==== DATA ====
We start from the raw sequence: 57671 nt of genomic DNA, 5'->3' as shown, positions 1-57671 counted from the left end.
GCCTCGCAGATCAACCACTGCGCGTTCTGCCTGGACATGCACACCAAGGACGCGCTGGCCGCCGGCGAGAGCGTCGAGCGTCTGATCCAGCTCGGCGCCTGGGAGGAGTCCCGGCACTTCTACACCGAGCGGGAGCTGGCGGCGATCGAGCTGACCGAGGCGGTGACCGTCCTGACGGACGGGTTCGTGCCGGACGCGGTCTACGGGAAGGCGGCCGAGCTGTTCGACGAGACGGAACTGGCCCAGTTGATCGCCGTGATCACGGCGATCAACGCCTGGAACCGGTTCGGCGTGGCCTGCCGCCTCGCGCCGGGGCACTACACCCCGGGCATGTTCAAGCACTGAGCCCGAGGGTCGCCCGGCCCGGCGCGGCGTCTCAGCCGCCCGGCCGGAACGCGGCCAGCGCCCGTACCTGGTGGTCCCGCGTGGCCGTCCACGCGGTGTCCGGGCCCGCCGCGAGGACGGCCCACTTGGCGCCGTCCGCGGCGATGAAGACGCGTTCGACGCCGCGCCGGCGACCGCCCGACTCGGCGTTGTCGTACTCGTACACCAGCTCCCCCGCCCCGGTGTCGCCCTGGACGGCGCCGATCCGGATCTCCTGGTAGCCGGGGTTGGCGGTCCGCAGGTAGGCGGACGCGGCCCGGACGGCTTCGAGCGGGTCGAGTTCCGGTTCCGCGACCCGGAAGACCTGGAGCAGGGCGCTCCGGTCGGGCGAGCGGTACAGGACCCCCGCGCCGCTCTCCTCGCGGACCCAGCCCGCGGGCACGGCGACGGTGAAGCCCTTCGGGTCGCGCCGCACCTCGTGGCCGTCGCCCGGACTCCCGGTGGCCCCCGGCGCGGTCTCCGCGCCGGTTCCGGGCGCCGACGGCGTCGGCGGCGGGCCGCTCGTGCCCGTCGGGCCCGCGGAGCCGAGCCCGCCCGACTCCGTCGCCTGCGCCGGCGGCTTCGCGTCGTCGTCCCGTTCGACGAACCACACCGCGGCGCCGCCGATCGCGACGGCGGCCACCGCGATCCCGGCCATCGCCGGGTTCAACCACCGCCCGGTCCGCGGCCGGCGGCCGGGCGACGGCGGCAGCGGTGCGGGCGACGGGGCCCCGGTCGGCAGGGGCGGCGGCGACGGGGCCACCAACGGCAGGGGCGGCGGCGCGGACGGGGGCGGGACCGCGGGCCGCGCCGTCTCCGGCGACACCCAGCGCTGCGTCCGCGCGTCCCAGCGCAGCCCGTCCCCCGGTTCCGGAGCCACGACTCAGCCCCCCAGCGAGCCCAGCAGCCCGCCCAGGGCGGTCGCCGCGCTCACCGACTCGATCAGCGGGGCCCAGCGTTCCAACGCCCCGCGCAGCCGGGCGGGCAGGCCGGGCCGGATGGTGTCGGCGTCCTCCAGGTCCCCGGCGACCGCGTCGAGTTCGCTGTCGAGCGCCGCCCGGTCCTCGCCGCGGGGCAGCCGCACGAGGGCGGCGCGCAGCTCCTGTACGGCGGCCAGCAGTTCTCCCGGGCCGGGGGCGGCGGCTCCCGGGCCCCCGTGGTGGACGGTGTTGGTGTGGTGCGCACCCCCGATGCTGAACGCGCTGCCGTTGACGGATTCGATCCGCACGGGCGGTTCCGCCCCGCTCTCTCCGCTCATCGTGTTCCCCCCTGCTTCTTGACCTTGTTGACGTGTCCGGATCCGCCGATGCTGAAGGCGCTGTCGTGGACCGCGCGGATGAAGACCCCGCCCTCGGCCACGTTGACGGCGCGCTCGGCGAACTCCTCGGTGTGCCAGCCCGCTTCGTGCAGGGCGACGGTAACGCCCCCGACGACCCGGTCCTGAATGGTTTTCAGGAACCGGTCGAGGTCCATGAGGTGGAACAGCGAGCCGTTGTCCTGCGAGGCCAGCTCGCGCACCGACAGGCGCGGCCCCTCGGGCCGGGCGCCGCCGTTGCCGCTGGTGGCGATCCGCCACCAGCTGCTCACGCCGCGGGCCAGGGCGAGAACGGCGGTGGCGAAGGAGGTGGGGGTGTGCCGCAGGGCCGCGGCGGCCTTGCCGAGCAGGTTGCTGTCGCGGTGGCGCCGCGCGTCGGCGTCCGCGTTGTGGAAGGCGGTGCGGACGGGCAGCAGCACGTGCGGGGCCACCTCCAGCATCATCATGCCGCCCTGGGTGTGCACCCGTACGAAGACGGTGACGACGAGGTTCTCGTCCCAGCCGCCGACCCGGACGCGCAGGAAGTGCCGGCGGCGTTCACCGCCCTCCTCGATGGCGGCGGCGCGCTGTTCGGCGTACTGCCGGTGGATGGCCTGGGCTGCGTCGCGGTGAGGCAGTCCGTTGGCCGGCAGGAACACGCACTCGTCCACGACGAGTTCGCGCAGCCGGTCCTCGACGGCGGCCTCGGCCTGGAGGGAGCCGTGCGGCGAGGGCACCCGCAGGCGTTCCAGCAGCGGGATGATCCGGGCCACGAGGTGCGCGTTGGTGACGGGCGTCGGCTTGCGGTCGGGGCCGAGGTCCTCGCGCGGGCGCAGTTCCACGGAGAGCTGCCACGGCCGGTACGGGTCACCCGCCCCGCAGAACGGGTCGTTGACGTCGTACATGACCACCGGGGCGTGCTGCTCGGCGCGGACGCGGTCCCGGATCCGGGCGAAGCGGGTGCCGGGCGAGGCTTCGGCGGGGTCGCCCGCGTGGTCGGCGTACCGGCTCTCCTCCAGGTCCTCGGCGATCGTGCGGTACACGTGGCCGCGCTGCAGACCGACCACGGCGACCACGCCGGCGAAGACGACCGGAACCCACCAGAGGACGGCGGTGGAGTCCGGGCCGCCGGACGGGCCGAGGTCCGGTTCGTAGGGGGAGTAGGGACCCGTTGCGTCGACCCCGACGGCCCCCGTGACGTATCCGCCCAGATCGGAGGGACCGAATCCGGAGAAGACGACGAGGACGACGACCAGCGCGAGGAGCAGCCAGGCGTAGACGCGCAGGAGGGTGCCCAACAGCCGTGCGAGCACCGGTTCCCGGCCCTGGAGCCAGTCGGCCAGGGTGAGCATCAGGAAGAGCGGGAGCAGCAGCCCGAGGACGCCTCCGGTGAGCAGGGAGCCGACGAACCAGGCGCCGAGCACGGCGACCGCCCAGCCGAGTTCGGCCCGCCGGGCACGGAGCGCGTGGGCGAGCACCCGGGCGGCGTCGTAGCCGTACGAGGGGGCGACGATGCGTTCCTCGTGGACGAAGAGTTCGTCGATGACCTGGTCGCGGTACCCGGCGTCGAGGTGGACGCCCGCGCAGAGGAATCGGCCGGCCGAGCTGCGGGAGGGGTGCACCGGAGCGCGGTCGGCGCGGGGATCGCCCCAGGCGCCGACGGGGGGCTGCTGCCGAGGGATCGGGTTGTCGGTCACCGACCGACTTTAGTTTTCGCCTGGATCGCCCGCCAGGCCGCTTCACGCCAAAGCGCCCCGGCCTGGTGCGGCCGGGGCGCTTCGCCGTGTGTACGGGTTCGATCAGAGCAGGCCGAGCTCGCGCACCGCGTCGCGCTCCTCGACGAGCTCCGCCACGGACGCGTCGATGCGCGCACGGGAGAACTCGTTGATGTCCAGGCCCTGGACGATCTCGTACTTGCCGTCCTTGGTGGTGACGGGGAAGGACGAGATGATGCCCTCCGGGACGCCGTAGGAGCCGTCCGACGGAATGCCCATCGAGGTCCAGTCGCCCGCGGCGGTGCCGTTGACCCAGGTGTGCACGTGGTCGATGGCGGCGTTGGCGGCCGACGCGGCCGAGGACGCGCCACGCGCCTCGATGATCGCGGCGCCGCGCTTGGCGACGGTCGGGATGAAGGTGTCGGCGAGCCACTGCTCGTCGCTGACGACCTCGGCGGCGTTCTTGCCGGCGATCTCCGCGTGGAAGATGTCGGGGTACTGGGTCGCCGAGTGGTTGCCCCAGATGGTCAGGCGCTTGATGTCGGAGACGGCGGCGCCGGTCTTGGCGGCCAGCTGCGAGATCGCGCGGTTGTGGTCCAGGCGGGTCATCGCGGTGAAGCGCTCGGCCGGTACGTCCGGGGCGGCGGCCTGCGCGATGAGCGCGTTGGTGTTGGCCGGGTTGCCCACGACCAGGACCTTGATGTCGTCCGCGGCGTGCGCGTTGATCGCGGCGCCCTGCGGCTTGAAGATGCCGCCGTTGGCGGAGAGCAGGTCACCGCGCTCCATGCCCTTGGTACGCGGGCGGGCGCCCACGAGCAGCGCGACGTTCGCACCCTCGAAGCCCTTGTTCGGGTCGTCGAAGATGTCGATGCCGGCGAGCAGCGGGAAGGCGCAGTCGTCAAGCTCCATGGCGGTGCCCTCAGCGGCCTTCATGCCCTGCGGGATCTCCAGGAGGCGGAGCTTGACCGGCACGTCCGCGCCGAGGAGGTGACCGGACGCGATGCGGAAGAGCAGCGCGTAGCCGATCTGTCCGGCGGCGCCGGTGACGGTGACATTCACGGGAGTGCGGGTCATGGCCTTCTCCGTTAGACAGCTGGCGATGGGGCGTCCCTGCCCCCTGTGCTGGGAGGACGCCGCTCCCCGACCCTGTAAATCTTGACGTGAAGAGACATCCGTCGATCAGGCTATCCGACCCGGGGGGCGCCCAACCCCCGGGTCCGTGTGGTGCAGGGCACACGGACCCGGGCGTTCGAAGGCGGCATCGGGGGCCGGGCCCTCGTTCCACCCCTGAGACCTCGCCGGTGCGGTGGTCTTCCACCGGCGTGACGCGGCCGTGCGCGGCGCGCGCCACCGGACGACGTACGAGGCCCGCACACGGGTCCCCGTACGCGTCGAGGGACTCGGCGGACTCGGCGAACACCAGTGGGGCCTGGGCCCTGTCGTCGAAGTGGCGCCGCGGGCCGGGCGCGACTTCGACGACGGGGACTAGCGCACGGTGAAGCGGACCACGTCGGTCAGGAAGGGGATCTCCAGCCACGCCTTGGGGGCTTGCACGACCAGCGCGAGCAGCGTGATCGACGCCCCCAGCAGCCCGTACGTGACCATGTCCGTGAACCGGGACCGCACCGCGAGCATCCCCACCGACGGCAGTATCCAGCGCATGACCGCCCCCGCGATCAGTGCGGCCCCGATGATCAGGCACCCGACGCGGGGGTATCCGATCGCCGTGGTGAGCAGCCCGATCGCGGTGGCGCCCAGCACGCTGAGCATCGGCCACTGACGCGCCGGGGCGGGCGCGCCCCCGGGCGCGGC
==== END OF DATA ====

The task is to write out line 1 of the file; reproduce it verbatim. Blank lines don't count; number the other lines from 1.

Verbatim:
We start from the raw sequence: 57671 nt of genomic DNA, 5'->3' as shown, positions 1-57671 counted from the left end.